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Economics of direct seeded rice and transplanted rice influenced by tillage and weed management practices under rice - maize cropping system based on conservation agriculture

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Int.J.Curr.Microbiol.App.Sci (2019) 8(9): 1106-1119

International Journal of Current Microbiology and Applied Sciences
ISSN: 2319-7706 Volume 8 Number 09 (2019)
Journal homepage: http://www.ijcmas.com

Original Research Article

https://doi.org/10.20546/ijcmas.2019.809.128

Economics of Direct Seeded Rice and Transplanted Rice Influenced by
Tillage and Weed Management Practices under Rice - Maize Cropping
System Based on Conservation Agriculture
Sakshi Bajaj1, M. C. Bhambri1 and G. K. Shrivastava2*
1

Department of Agronomy, IGKV, Raipur, India
2
Dean Students' Welfare, IGKV, Raipur, India
*Corresponding author

ABSTRACT

Keywords
Energy, Economics,
Tillage practices,
weed management,
Rice

Article Info
Accepted:


14 August 2019
Available Online:
10 September 2019

A field study was conducted during kharif and rabi season of 2015 - 16 and 2016 - 17
at the Instructional cum Research Farm, Indira Gandhi Krishi Vishwavidyalaya,
Raipur. Fifteen treatment combinations (viz., five tillage practices and three weed
management) were tested in split plot design with three replications to assess the
productivity of rice under rice – maize cropping system, to evaluate conventional
tillage - transplanted rice options as compared to conventional tillage - direct seeded
rice with an objective to improved yield also comparison between zero tillage - direct
seeded rice superior over to conventional tillage - direct seeded rice during second
year. Labour saving 95 % and cost saving 32 and 40 % were observed in conventional
tillage - direct seeded rice and zero tillage - direct seeded rice, respectively as
compared to conventional tillage transplanted rice. Tillage and weed management
practices had significant effect on rice yield. Yield of conventional tillage transplanted rice was significantly higher (44 and 35 %, respectively) than
conventional tillage - direct seeded rice and zero tillage - direct seeded rice. The B: C
ratio was highest in zero tillage - direct seeded rice (2.21) as compared to conventional
tillage - direct seeded rice (1.61) and conventional tillage - transplanted rice (1.58).
Conventional tillage - transplanted rice compulsory more input energy and produced
more output energy. Conventional tillage - transplanted rice obtained maximum
energy use efficiency and energy productivity during both the years it was similar zero
tillage - direct seeded rice during second year. The study showed that the conventional
practices of puddle transplanted rice could be replaced with zero tillage - direct seeded
rice to save labour and energy cost.

Introduction
Cropping system in the Chhattisgarh plains are
primarily rainfed, single cropped, double
cropped and rice based, with wheat, maize,


rice, lathyrus, gram grown during the winter
season. The stagnation of productivity growth
in these intensive cropping systems has led a
strong support for conservation agriculture
based technologies to rebuild soil health

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Int.J.Curr.Microbiol.App.Sci (2019) 8(9): 1106-1119

(Gupta et al., 2007 and Hobbs 2007).
Conservation agriculture has emerged as an
effective strategy to enhance sustainable
agriculture
worldwide.
Conservation
agriculture is aimed at maintaining or
improving crop yields while improving the
soil resource base, minimizing inputs and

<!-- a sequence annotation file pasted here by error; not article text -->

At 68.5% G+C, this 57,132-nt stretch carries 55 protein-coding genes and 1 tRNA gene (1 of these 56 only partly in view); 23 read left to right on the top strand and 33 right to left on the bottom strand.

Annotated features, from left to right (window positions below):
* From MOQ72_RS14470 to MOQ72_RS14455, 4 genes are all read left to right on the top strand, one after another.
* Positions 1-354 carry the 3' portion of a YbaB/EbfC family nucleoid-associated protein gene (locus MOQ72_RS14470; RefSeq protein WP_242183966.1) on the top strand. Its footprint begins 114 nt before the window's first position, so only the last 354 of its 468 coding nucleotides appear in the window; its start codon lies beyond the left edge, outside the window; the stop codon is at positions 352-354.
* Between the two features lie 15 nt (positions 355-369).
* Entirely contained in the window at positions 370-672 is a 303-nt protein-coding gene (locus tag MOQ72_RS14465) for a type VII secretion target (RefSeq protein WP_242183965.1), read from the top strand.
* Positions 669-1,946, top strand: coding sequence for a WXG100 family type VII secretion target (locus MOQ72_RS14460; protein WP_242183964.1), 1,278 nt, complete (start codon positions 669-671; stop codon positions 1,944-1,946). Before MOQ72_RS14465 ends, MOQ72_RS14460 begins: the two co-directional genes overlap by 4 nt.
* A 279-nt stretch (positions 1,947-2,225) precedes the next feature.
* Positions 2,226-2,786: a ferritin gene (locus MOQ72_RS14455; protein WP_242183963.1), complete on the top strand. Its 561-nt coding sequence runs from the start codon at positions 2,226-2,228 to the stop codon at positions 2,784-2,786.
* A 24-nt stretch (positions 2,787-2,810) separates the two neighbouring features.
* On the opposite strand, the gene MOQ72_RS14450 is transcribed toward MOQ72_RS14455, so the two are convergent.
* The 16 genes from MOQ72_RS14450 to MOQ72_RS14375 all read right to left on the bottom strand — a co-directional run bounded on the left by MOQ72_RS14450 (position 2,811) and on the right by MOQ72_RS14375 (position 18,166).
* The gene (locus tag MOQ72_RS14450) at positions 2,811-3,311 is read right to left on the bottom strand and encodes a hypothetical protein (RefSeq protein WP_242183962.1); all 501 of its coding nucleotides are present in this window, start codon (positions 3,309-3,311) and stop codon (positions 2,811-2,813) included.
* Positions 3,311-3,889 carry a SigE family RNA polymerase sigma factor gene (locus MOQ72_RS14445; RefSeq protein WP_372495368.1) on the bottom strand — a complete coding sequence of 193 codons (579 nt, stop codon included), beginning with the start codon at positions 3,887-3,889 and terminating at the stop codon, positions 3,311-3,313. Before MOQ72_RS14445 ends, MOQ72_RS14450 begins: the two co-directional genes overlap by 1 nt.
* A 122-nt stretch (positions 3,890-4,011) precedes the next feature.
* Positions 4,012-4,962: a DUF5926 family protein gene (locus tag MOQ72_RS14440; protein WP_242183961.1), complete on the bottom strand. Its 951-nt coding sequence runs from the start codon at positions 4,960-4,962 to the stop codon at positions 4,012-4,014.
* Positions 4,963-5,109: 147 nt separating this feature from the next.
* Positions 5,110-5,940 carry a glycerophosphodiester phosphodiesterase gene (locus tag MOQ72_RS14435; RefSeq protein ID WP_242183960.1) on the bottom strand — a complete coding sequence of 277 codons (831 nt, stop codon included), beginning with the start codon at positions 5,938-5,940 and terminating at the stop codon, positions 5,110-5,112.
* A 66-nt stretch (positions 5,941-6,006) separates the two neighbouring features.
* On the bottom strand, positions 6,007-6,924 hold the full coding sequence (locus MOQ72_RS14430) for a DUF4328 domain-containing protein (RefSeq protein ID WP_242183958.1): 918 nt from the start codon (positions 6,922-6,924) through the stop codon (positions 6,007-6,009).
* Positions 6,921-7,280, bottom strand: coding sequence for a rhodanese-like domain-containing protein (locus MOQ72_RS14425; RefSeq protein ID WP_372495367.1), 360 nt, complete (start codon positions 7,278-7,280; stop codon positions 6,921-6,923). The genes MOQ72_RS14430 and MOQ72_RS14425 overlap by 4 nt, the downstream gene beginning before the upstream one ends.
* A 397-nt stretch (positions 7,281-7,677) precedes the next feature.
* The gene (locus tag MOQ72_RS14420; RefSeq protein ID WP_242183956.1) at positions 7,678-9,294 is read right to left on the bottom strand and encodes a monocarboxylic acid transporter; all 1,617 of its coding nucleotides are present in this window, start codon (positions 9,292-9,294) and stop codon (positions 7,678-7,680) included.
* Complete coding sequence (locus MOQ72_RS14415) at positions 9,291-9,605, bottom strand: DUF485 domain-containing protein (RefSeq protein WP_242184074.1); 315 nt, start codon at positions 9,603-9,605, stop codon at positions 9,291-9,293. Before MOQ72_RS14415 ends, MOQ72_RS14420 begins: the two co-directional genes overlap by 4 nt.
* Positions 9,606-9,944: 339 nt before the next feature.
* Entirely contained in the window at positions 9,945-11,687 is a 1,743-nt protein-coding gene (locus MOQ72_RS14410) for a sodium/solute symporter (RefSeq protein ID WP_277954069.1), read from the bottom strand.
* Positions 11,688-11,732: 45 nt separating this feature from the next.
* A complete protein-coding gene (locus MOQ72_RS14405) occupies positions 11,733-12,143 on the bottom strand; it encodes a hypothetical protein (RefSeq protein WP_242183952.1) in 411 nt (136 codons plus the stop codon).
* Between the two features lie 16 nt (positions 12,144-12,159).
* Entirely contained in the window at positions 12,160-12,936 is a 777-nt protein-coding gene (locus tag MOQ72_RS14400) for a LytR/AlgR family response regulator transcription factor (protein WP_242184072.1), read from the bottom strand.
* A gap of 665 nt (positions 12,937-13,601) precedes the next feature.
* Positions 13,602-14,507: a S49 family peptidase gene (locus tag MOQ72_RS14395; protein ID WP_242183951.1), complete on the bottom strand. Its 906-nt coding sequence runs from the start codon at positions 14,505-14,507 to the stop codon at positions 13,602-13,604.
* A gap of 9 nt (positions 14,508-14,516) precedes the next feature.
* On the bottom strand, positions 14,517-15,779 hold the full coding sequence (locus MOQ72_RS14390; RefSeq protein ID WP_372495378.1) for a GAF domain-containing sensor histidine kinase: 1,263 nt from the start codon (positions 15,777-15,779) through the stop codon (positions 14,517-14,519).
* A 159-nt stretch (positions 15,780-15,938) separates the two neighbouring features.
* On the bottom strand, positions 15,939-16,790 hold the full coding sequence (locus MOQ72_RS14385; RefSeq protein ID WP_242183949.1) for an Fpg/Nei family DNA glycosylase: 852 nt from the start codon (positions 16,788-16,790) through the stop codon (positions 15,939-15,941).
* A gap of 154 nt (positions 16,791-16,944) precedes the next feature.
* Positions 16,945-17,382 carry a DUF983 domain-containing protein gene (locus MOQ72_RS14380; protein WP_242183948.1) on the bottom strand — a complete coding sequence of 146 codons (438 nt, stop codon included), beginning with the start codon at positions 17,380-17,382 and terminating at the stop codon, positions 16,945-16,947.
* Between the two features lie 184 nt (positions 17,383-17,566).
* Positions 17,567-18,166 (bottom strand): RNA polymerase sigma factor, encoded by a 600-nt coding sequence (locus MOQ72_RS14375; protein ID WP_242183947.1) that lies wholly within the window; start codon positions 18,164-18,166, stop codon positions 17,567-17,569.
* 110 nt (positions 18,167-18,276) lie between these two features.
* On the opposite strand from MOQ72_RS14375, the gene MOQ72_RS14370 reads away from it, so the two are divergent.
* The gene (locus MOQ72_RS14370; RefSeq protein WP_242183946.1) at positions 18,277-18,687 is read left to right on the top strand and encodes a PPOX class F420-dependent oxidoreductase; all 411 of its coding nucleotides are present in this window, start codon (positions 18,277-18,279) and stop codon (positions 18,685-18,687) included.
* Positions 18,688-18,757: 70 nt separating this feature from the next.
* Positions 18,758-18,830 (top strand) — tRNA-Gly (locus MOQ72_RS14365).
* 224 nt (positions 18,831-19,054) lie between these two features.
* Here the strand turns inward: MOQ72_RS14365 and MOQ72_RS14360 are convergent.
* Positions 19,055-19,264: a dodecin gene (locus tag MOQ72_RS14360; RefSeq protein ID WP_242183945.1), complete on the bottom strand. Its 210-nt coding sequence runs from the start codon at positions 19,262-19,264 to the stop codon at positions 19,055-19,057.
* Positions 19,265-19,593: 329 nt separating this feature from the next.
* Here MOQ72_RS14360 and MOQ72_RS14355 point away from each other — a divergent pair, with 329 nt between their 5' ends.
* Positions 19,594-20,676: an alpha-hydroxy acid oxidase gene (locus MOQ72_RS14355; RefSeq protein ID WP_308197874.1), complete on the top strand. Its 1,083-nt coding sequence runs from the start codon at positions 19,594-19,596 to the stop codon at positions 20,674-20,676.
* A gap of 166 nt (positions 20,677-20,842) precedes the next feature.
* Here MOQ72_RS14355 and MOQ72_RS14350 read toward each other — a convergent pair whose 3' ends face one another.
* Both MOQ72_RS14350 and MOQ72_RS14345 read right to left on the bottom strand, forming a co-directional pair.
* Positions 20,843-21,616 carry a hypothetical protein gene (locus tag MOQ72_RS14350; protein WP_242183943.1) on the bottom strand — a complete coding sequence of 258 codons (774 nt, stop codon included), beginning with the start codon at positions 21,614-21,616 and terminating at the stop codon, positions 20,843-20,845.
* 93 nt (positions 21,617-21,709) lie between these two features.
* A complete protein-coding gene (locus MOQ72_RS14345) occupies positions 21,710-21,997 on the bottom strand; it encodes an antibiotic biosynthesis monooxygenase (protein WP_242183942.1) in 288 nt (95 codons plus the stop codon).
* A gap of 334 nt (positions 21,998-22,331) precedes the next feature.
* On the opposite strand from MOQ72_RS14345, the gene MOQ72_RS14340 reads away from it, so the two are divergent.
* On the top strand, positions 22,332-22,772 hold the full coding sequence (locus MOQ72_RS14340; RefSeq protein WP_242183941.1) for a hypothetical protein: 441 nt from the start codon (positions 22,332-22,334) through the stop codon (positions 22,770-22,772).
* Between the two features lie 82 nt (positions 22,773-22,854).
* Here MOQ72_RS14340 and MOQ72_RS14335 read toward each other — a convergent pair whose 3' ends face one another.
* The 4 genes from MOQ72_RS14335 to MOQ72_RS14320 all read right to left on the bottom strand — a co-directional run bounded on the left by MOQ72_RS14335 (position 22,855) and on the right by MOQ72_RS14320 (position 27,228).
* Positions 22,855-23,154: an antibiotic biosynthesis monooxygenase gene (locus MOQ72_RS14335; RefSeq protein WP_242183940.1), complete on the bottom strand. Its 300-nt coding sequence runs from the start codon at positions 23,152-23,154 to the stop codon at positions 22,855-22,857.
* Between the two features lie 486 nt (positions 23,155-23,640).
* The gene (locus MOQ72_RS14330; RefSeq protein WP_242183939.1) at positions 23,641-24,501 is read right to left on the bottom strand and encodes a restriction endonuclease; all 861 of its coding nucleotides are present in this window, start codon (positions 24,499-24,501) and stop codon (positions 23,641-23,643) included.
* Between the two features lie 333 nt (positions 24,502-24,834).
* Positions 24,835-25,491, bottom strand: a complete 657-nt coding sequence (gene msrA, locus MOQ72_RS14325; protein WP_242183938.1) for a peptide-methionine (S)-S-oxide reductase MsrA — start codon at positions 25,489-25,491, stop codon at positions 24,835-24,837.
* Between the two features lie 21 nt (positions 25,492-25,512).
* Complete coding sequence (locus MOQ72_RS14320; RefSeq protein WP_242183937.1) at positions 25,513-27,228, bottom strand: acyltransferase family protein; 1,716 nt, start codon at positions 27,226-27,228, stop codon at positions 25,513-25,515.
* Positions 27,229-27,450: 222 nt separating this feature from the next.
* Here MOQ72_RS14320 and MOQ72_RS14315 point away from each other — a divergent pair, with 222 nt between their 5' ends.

increasing profitability (Baker and Saxton,
2007). There has been widespread adoption of
these practices in large-scale commercial
farming around the world and possibilities for
use of CA in smallholder farming are now
emerging
(Johansen
et
al.,

2012).
Conservation agriculture based technologies
such as zero, reduced tillage coupled with
effective
weed
management
practices
facilitates timely sowing, increased yield,
lower production costs and boost income.
Weeds are the one of the biggest constraints of
the adoption of conservation agriculture.
Reduction in tillage intensity or frequency has
an influence on weed management.
Implementation of conservation agriculture
has often caused yield reduction because
reduced tillage failed to control weed
interference. Crop yields can be similar for
both conventional as well as in conservation
tillage systems if weeds are controlled and
crop stands are uniform (Mahajan et al.,
2002). Energy input: output relationships in
cropping systems vary with the crops grown in
succession, crop establishment methods, type
of soils, nature of tillage operations for
seedbed preparation, nature and amount of
organic manure and chemical fertilizers, plant
protection measures, harvesting and threshing
operations, yield levels and biomass
production (Singh et al., 1997). Increasing
modernization, in general, involves larger

inputs of energy in crop production. It has
been observed that in rice cultivation,
traditional production practices involve a
minimum input of energy (Freedman 1980).
Now a days, energy usage in agricultural
activities has been intensified in response to
continued growth of human population,

tendency for an overall improved standard of
living and limited supply of arable land.
Consequently, additional use of energy causes
problems threatening public health and
environment (Rafiee et al., 2010). However,
increased energy use in order to obtain
maximum yields may not bring maximum
profits due to increasing production costs. In
addition, both the natural resources are rapidly
decreasing and the amount of contaminants on
the environment is considerably increasing
(Esengun et al., 2007). The relation between
agriculture and energy is very close.
Agricultural sector itself is an energy user and
energy supplier in the form of bio-energy
(Alam et al., 2005). Agriculture is both a
producer and consumer of energy. It uses large
quantities of locally available non-commercial
energy, such as seed, manure and animate
energy, as well as commercial energies,